/etc/localtime, which is the documented way of setting the default timezone in most Linux-based environments (along with its override, the
TZ environment variable, which is the only POSIX-defined way of specifying the timezone).
/etc/timezone appears to be mostly Debian-specific (including derivatives). On Debian systems,
timedatectl set-timezone also updates
If you manually update
/etc/timezone, you should also update the
/etc/localtime symlink (and make sure you keep the latter a symlink). Updates to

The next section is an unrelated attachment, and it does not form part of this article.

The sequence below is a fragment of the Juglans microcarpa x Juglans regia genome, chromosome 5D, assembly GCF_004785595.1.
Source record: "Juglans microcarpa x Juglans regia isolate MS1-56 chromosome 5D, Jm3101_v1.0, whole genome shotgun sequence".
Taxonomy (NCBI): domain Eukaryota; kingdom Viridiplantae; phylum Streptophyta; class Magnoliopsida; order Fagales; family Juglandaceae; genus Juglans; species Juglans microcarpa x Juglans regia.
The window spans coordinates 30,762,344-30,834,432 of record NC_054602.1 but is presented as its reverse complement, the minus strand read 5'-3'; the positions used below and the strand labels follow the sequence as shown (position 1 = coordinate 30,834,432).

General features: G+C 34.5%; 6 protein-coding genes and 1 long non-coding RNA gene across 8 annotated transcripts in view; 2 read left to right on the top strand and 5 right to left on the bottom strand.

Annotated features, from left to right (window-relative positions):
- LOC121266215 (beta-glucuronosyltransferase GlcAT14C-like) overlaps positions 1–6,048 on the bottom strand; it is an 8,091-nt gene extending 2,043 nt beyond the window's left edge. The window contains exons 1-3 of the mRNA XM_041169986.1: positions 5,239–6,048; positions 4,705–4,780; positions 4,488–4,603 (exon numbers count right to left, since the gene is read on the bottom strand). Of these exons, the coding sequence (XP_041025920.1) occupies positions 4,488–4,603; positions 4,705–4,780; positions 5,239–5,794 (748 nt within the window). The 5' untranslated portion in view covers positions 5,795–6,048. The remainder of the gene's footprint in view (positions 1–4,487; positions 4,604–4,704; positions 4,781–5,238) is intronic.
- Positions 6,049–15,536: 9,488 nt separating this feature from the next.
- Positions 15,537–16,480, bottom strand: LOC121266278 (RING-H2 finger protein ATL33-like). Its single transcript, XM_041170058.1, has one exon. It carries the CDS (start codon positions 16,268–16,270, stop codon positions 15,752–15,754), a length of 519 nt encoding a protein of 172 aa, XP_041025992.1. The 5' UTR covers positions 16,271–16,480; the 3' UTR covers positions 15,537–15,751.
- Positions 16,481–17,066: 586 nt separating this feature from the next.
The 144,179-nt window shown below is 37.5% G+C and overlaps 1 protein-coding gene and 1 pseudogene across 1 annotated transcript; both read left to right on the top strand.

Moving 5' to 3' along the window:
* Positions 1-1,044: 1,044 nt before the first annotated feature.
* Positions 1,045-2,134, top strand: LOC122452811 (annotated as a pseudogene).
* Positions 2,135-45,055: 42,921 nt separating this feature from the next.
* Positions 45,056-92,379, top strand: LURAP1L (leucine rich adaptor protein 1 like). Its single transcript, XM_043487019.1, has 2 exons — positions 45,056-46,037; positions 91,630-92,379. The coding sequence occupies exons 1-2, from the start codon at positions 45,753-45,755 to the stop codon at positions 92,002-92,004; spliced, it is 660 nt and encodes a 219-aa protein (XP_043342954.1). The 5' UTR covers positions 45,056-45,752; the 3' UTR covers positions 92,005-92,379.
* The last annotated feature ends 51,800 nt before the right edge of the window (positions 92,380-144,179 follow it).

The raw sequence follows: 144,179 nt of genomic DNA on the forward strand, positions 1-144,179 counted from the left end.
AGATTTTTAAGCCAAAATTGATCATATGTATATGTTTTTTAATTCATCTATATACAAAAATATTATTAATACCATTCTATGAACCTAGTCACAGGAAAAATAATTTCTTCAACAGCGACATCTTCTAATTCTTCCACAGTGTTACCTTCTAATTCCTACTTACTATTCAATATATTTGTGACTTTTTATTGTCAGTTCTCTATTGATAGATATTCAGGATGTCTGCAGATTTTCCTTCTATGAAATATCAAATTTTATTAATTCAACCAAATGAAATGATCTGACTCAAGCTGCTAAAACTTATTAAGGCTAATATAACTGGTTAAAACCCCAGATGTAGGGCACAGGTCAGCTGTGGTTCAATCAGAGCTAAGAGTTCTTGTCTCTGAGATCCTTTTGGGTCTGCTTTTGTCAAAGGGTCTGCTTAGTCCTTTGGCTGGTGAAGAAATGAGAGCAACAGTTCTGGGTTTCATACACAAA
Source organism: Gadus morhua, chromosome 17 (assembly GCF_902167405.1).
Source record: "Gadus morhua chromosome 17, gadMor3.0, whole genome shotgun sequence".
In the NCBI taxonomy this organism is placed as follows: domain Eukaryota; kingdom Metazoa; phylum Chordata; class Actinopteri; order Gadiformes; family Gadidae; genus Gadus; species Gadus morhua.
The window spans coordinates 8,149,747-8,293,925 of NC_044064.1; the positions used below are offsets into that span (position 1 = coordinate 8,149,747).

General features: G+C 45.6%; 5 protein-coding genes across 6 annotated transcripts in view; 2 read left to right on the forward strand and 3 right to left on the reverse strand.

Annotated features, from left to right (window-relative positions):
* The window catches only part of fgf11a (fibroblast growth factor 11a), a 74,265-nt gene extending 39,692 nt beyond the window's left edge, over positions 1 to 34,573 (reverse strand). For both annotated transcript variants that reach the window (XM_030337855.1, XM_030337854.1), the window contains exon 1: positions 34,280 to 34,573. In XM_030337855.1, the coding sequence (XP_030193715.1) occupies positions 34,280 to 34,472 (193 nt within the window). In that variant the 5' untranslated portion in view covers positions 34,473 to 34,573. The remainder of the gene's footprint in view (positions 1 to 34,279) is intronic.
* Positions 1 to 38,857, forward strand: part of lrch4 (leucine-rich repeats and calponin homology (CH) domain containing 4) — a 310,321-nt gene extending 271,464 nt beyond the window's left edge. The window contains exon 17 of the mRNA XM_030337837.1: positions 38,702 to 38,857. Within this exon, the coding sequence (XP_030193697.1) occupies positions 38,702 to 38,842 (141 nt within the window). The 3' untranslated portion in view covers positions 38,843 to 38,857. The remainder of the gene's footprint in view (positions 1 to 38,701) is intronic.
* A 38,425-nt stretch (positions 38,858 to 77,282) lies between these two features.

/etc/localtime appear to be taken into account by (most?) desktop environments, so there’s no need to use environment-specific tools to update the timezone.
If you’re running Debian, you should use
dpkg-reconfigure tzdata to configure the default timezone; that updates
/etc/timezone as above, and it also updates the selected timezone in the debconf database (which serves as the default when configuring
tzdata). If you don’t do this, the next time
tzdata is updated, the timezone will be restored to the value in the debconf database.
dpkg-reconfigure tzdata also takes care of updating the SE Linux context, if you’re using SE Linux.